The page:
Bill and George at a radio show earlier this year. Bill and George with Sonny James in the early 60’s pictured above.
There was a time….long ago and far away….when I thought George Hamilton IV and I were going to share a branch on the same family tree.
My daughter, Terri, and his son, Chip (better known today as George Hamilton V), came into the den at the Hamilton’s house one Sunday afternoon and announced to both families that they planned to get married. They were either four or five-years old at the time.
Obviously, the romance didn’t last, but the friendship and the love between and Anderson family and the Hamilton family has never wavered in the fifty years that have followed. When we learned of George the 4th’s passing Wednesday night, our eyes filled with tears but our minds overflowed with precious memories.
My former wife, Bette, and George’s wife, Tink, were like sisters. In the early days, when their husbands were both out on the road trying to carve out a place inside the country music business, they kept the children in clean clothes, saw that the lawns were mowed, and good food always in the ‘fridge in anticipation of the day their wandering troubadours would return home. In later years, as Bette began to grow weak from the effects of cancer, Tink was constantly at her side, planting flowers, giving her encouragement, laughing, loving our daughters, and just doing the things longtime friends do for one another. At Bette’s family-only graveside service in 2010, George and Tink were there because they WERE family.
To my daughters, Tink was like a favorite aunt, and they never lost touch with the Hamilton kids, even during the time when their family moved back to North Carolina in the seventies and early eighties. Terri told me as we shared the news of George’s passing, that when the Hamiltons came back to Tennessee, it was like the conversation picked up in mid-sentence. It felt as if they had never left. That happens only in the case of longtime, loving friends.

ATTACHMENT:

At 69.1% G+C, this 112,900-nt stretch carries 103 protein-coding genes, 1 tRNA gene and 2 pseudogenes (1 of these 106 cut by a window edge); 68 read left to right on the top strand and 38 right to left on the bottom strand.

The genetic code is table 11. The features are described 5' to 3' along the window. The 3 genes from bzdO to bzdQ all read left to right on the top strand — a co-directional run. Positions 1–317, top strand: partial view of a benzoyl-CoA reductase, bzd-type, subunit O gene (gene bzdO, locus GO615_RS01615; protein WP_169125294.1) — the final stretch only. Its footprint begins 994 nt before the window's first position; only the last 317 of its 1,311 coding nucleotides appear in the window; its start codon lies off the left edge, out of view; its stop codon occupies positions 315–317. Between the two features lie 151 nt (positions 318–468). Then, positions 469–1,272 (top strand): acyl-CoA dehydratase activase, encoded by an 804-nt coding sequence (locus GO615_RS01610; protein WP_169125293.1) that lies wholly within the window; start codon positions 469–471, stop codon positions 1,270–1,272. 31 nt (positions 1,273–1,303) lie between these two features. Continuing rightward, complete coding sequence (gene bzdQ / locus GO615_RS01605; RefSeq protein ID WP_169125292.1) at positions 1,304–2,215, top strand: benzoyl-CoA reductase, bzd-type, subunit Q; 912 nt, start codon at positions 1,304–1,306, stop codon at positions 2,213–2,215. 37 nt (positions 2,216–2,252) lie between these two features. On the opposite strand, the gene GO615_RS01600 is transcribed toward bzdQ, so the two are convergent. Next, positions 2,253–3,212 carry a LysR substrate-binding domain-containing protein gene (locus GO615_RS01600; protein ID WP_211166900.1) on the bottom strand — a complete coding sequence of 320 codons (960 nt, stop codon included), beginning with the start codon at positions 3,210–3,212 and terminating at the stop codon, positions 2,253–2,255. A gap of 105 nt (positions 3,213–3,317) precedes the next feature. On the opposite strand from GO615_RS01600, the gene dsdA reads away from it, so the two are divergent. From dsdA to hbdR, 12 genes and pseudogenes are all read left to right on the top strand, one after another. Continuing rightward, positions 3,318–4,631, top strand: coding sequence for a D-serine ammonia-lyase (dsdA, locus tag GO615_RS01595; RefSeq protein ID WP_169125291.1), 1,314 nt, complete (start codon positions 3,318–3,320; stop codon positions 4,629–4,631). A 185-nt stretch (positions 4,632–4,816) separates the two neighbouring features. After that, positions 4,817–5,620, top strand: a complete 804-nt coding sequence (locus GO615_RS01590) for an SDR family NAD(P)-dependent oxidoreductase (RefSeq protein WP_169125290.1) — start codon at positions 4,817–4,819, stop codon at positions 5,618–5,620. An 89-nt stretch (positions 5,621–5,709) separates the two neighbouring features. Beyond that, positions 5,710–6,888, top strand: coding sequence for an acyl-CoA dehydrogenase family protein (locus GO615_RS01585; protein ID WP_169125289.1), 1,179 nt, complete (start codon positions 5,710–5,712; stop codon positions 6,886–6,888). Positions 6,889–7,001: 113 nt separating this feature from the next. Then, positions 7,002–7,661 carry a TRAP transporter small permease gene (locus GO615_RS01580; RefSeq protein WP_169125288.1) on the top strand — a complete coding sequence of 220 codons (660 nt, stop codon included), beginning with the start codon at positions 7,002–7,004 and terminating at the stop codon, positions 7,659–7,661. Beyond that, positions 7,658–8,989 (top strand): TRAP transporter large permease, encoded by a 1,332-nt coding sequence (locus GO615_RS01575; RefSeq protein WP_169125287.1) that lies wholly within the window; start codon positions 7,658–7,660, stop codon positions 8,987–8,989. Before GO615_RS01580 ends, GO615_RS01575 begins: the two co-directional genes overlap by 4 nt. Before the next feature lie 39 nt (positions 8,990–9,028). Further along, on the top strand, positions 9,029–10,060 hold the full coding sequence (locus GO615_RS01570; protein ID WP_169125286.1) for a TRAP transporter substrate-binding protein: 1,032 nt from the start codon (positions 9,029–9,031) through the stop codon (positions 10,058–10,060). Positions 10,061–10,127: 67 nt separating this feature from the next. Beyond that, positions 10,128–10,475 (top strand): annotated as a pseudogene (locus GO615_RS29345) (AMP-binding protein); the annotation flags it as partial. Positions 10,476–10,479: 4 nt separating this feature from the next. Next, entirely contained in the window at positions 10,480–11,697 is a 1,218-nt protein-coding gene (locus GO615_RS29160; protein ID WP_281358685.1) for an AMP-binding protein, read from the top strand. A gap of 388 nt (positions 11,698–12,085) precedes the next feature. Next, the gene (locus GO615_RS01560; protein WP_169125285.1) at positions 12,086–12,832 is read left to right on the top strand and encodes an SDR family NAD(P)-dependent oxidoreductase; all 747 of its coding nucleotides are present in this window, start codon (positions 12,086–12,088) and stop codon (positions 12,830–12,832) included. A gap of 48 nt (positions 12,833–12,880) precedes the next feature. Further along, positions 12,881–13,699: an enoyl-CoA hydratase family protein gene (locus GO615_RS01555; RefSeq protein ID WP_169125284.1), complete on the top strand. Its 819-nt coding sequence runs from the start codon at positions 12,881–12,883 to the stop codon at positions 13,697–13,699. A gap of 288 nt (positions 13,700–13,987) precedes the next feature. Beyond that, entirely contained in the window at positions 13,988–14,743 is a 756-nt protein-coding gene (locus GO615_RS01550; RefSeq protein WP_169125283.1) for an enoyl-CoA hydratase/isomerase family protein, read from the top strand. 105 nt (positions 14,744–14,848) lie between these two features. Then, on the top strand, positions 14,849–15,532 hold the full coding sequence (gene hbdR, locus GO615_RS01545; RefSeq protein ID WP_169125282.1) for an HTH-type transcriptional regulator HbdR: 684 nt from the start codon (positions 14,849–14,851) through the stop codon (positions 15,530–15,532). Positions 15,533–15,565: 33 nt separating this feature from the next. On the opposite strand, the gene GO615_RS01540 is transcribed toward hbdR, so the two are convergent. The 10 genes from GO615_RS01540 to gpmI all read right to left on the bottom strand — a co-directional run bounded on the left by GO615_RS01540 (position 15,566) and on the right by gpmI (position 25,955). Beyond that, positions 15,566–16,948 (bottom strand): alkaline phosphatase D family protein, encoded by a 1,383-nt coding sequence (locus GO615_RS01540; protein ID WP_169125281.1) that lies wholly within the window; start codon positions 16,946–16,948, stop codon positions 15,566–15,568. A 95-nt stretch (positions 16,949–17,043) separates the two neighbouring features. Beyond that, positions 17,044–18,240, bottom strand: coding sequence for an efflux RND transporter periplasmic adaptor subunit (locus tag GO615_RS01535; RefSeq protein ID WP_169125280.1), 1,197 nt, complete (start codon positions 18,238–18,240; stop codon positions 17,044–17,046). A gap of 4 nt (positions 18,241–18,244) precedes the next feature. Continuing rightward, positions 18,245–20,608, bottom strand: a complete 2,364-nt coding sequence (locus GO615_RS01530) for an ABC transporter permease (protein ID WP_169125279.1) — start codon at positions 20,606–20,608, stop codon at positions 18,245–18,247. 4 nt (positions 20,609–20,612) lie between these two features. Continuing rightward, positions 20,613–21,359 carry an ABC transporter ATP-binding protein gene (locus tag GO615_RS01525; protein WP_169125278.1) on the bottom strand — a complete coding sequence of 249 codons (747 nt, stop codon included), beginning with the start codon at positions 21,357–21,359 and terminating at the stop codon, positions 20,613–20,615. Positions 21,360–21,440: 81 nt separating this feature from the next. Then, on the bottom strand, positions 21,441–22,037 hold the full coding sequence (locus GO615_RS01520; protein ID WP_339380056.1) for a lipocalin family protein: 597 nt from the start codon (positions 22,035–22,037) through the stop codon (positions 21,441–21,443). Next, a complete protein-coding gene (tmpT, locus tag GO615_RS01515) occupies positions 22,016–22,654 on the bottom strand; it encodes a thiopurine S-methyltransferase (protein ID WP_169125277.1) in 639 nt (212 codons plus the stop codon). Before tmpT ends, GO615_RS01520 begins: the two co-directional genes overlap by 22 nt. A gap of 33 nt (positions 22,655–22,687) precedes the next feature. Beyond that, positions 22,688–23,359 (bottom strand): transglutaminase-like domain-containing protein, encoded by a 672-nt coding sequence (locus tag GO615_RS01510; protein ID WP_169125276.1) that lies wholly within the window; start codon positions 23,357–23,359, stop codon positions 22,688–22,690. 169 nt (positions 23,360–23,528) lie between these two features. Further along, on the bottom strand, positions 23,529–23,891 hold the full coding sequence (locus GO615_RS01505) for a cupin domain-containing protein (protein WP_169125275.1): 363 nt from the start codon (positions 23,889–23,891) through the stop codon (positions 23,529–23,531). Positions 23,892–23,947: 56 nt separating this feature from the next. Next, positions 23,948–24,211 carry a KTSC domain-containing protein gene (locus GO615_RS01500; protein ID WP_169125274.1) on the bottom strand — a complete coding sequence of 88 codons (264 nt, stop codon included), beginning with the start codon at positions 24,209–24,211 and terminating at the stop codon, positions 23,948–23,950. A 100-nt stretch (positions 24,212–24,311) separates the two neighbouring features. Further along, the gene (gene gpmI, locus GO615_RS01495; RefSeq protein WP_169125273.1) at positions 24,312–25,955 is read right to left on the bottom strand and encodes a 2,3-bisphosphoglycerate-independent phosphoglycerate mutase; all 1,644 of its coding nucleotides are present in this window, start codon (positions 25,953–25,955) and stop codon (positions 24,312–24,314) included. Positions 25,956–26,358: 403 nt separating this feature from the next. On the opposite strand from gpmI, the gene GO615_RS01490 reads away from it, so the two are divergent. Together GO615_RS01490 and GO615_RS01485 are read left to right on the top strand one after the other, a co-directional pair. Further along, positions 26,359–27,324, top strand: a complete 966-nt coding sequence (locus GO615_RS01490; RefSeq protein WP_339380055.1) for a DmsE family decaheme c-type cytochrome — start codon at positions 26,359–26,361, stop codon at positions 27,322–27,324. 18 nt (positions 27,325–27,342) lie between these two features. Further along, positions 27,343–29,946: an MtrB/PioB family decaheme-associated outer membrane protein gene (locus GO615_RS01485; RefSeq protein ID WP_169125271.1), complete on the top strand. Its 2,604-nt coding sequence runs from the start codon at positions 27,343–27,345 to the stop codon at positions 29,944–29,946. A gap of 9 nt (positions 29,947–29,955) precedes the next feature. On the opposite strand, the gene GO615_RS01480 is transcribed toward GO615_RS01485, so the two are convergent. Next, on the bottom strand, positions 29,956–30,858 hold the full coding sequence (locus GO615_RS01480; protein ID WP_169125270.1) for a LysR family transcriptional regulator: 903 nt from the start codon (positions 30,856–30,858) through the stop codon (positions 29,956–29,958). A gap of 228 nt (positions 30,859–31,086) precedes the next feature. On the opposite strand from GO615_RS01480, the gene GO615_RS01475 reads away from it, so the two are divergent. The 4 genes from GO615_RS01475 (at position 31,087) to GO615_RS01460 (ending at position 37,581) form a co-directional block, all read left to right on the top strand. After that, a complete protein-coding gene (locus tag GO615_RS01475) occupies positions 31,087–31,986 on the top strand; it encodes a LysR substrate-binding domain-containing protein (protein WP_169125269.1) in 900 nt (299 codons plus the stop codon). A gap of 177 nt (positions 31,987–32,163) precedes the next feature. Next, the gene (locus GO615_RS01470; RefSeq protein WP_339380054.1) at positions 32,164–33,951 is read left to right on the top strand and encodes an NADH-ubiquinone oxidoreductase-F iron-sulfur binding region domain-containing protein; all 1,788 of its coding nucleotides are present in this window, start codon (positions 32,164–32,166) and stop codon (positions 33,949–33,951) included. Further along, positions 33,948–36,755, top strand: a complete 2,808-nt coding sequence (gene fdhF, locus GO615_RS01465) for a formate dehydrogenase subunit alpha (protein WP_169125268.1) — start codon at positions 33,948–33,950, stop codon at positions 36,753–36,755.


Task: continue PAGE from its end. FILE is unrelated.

As recently as a few weeks ago, my son, Jamey, who is James William Anderson IV, was talking with George backstage at the Opry house, and for the ump-teenth time George pointed to the signature “IV” on his stage coat pocket, and said, “You know I want you to have this when I’m gone.” They both laughed, never suspecting that the “when I’m gone” would come so soon.
There’s no way to measure how many miles George and I shared out on tour, both in the U.S., across Canada, and overseas. He opened my eyes to the possibilities of country music reaching far beyond our borders when we performed at the very first International Festival Of Country Music in London back in 1969. He introduced me to music that came from people like Gordon Lightfoot and Joni Mitchell and James Taylor, artists I had been slow to discover on my own. He recorded several of my songs over the years, and we appeared on television together both in the U.K. and here at home. He was regularly in the circle at our Country’s Family Reunion get-togethers, and shared with our viewers some of the most interesting, funny, and poignant stories in the history of those programs.
I got the news of his heart attack Saturday night when I arrived backstage at the Opry. I reached out to the family, and was privileged to spend a few moments with them prior to his passing.
Chip reminded me last night on the phone of how his dad used to talk about his having sung his favorite song, “Life’s Railway To Heaven,” at both his father’s and his grandfather’s funerals. And he would always say, “I hope someday George the 5th will sing it at mine.”
He will, George, and we’ll all be singing it with him. You have “crossed the trestle spanning Jordan’s chilling tide”…..and your train has pulled safely and successfully into the depot. …just as you sang that it would.
For years I carried a clipping in my wallet that read: “The day you were born everyone laughed. You cried alone. Make your life such that in your final hours everyone else is crying and you are the only one without a tear to shed.”
George lived that kind of life. We’ll miss you, pal….but like you sang in the words of another beautiful song written by your son, “We Will Meet Again.”
Thank you for blessing my life.